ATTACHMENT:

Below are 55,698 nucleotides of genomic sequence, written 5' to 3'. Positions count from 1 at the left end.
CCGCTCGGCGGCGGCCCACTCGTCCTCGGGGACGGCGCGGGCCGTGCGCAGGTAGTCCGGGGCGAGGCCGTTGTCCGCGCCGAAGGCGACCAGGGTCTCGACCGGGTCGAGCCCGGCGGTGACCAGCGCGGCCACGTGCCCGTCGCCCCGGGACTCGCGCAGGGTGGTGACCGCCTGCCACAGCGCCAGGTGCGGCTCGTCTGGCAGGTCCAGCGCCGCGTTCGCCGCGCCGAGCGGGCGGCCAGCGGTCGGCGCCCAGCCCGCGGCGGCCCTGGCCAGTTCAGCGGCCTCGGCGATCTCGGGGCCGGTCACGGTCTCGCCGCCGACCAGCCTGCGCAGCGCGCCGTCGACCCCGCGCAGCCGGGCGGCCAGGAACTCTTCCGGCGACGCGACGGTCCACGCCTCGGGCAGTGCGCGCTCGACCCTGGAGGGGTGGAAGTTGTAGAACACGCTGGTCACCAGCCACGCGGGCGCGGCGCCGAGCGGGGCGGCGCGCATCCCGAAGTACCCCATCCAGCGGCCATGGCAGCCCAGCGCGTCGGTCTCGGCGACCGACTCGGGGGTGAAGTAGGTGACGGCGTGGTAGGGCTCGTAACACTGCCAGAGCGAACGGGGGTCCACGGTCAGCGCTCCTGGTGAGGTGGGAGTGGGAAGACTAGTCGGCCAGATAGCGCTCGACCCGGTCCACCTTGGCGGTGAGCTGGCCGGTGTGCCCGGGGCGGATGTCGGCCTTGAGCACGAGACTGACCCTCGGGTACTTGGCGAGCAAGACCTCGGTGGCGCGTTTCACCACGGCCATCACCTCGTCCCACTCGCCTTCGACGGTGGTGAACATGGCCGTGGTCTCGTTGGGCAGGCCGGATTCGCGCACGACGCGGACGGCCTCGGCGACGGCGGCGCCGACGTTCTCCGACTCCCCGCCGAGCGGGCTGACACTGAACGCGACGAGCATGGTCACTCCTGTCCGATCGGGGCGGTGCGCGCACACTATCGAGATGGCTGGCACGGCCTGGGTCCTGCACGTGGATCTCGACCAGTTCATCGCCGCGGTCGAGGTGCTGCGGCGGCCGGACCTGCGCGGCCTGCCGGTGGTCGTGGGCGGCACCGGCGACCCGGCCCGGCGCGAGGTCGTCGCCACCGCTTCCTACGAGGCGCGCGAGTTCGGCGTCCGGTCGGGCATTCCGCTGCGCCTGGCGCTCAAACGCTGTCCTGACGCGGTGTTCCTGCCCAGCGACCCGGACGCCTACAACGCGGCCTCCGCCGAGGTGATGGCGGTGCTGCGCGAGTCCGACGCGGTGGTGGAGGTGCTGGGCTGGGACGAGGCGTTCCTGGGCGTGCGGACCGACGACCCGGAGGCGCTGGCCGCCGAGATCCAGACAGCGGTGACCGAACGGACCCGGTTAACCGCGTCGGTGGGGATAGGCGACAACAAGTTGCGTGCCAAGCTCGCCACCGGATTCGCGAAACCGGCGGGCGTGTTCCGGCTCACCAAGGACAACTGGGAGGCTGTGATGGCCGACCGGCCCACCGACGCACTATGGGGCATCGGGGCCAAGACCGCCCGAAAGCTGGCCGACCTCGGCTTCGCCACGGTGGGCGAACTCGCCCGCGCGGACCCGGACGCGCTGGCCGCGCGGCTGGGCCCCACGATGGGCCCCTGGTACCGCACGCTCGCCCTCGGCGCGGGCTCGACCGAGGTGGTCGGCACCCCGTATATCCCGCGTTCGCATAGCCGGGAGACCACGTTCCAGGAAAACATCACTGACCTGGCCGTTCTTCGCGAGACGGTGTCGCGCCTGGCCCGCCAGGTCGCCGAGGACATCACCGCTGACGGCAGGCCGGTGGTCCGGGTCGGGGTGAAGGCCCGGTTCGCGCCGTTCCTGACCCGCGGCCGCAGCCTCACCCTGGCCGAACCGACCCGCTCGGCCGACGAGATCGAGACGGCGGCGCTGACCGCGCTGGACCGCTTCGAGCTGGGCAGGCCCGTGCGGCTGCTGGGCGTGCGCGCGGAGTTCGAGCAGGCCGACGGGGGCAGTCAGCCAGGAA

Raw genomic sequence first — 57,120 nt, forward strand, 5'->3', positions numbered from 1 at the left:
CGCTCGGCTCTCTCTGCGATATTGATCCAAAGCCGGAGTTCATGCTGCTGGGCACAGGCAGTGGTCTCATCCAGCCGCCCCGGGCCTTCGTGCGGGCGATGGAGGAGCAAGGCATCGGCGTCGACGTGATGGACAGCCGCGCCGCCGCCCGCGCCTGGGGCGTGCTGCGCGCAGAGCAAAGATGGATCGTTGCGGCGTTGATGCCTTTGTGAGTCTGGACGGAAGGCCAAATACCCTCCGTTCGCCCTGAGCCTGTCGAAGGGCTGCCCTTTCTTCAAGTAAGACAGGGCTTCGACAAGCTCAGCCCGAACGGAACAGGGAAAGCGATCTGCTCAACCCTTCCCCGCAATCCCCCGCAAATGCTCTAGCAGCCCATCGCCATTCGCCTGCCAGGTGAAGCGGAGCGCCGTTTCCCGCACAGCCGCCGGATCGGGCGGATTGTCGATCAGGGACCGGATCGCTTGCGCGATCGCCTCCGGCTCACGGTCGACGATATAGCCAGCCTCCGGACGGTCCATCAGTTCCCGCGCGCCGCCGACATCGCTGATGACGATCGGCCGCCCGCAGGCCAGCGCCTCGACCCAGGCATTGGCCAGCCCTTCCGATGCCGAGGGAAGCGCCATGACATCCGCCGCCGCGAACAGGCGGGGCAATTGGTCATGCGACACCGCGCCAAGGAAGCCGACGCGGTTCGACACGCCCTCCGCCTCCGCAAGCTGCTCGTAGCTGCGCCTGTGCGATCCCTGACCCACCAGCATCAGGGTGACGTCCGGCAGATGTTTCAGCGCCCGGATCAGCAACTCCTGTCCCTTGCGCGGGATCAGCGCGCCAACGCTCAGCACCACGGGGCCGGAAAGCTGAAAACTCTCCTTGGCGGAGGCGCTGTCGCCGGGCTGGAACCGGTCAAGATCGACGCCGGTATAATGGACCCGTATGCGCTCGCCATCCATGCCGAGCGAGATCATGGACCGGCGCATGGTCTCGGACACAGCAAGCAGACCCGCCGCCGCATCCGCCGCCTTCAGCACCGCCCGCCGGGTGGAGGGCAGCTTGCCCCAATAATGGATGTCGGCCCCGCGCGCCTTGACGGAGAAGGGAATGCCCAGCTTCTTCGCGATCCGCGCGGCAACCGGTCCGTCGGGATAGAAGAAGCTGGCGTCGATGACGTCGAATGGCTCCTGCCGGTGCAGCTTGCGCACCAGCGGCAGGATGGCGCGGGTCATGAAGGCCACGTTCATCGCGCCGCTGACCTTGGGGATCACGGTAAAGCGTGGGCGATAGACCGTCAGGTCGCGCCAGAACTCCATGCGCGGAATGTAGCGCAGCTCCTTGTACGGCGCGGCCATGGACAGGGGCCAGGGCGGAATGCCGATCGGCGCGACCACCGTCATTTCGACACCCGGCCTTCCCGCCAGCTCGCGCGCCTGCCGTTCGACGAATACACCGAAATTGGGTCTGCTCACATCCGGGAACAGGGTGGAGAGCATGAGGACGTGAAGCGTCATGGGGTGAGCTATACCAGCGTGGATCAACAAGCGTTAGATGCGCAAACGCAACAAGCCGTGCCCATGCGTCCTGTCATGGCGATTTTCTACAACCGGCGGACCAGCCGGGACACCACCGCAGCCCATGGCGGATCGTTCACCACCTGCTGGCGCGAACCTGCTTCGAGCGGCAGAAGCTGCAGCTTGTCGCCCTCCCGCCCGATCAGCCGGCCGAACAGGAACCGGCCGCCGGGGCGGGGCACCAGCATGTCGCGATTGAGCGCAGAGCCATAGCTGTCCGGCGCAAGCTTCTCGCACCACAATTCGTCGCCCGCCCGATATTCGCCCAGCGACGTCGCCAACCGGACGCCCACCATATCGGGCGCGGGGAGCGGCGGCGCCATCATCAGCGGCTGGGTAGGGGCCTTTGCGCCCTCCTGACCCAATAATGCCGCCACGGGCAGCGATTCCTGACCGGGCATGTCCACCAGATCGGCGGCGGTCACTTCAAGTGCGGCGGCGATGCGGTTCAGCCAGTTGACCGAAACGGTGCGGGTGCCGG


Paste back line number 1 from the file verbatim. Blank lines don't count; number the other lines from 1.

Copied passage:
Below are 55,698 nucleotides of genomic sequence, written 5' to 3'. Positions count from 1 at the left end.